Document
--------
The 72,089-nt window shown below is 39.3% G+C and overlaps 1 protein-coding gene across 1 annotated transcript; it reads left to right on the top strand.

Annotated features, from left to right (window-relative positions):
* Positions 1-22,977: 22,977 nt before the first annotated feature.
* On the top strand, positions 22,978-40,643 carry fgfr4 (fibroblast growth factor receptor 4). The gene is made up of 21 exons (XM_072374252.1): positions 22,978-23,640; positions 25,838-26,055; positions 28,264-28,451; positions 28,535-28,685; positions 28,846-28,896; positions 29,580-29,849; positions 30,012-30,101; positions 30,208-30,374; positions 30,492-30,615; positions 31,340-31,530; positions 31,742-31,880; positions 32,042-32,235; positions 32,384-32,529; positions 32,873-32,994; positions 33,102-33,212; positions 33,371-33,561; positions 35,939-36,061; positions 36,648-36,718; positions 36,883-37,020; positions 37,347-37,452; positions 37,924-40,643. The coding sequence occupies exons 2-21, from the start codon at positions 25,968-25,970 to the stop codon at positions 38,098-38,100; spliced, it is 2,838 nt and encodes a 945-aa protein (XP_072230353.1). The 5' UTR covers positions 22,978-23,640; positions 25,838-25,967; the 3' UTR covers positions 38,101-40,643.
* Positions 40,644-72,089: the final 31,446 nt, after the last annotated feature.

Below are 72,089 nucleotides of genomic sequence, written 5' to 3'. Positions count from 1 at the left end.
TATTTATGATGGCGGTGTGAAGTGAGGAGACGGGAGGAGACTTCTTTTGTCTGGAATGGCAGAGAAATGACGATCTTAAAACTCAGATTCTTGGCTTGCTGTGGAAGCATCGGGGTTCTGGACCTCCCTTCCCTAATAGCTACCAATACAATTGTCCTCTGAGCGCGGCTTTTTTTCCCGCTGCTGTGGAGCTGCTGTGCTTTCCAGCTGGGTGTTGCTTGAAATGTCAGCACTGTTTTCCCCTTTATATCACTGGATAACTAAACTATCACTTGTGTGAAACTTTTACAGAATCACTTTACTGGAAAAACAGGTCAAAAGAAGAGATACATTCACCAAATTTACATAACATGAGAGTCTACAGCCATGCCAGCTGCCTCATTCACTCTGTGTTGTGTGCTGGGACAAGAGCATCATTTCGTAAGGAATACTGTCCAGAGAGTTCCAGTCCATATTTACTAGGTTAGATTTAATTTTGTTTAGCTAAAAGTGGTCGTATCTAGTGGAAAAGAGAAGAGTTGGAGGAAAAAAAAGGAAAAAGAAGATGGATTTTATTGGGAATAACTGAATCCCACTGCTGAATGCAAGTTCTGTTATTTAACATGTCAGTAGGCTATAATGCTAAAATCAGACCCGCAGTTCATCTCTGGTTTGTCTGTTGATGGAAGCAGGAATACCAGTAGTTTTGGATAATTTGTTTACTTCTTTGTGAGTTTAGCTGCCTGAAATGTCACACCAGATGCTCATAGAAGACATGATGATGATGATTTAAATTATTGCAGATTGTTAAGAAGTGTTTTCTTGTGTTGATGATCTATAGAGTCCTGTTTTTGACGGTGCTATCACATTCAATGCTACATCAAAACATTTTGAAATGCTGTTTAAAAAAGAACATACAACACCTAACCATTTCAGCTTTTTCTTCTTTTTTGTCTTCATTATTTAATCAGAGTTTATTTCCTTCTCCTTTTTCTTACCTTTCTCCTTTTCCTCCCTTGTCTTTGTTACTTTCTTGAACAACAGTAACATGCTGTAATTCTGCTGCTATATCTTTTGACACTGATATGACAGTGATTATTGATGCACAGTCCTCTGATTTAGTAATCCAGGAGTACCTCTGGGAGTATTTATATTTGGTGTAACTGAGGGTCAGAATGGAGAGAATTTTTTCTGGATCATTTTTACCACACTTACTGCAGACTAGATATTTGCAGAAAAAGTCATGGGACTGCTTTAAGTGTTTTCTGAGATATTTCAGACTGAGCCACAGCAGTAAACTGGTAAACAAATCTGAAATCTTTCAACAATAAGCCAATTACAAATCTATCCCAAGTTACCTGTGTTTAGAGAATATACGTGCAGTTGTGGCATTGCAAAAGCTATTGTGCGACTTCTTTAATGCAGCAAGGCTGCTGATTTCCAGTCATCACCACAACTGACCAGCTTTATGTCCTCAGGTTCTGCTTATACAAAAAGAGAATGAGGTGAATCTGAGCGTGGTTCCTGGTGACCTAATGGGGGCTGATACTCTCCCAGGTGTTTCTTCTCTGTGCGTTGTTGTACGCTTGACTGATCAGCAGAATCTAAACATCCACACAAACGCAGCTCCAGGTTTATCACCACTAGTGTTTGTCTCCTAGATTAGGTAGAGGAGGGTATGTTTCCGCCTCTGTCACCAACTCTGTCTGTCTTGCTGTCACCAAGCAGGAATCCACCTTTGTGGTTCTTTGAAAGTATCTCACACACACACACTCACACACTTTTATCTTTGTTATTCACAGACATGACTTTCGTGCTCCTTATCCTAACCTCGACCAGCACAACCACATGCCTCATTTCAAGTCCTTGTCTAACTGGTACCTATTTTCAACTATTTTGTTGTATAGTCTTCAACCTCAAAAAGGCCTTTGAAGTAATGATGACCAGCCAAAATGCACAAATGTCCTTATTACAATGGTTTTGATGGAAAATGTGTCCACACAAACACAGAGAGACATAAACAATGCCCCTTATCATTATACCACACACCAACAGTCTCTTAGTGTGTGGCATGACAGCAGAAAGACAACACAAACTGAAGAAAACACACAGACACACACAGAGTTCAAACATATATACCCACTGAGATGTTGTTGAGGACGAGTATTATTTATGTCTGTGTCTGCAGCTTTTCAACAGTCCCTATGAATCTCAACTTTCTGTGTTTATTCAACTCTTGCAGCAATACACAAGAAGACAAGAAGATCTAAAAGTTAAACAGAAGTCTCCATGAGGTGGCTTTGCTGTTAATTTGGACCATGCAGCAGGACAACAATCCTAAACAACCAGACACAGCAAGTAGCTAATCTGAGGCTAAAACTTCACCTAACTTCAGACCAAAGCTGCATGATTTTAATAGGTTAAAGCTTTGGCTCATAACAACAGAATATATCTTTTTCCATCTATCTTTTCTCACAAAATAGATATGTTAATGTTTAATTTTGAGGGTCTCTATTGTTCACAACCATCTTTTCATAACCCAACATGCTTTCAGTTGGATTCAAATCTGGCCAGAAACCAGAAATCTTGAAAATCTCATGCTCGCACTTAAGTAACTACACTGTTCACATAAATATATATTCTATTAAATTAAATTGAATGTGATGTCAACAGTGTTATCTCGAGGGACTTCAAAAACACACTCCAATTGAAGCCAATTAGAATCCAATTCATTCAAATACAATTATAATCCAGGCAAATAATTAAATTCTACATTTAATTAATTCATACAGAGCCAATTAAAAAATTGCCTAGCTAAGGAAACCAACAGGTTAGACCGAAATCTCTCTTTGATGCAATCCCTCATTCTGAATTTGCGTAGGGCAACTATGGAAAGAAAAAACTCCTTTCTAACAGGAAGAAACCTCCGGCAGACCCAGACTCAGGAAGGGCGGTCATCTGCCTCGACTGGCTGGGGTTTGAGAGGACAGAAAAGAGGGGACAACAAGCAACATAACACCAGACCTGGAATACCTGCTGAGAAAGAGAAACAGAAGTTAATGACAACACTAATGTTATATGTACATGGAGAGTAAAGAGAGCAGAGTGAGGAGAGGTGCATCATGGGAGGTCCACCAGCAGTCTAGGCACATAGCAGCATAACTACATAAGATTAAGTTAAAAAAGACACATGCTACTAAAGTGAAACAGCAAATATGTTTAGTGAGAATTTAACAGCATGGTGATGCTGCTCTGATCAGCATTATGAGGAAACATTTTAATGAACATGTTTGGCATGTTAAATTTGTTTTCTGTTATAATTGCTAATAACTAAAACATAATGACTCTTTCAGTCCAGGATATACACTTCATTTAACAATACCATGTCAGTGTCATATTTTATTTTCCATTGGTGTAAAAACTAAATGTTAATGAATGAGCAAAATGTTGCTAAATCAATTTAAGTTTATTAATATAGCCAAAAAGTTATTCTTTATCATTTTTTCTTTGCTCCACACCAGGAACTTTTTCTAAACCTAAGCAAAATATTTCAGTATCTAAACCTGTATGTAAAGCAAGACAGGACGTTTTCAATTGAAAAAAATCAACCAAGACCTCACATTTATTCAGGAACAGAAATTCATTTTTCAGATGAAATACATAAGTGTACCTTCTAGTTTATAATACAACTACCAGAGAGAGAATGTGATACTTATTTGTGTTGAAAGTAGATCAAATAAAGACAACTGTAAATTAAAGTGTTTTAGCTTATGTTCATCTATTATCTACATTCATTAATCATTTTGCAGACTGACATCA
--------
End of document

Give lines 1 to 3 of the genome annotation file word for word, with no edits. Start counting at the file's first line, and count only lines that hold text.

The 72,089-nt window shown below is 39.3% G+C and overlaps 1 protein-coding gene across 1 annotated transcript; it reads left to right on the top strand.

Annotated features, from left to right (window-relative positions):
* Positions 1-22,977: 22,977 nt before the first annotated feature.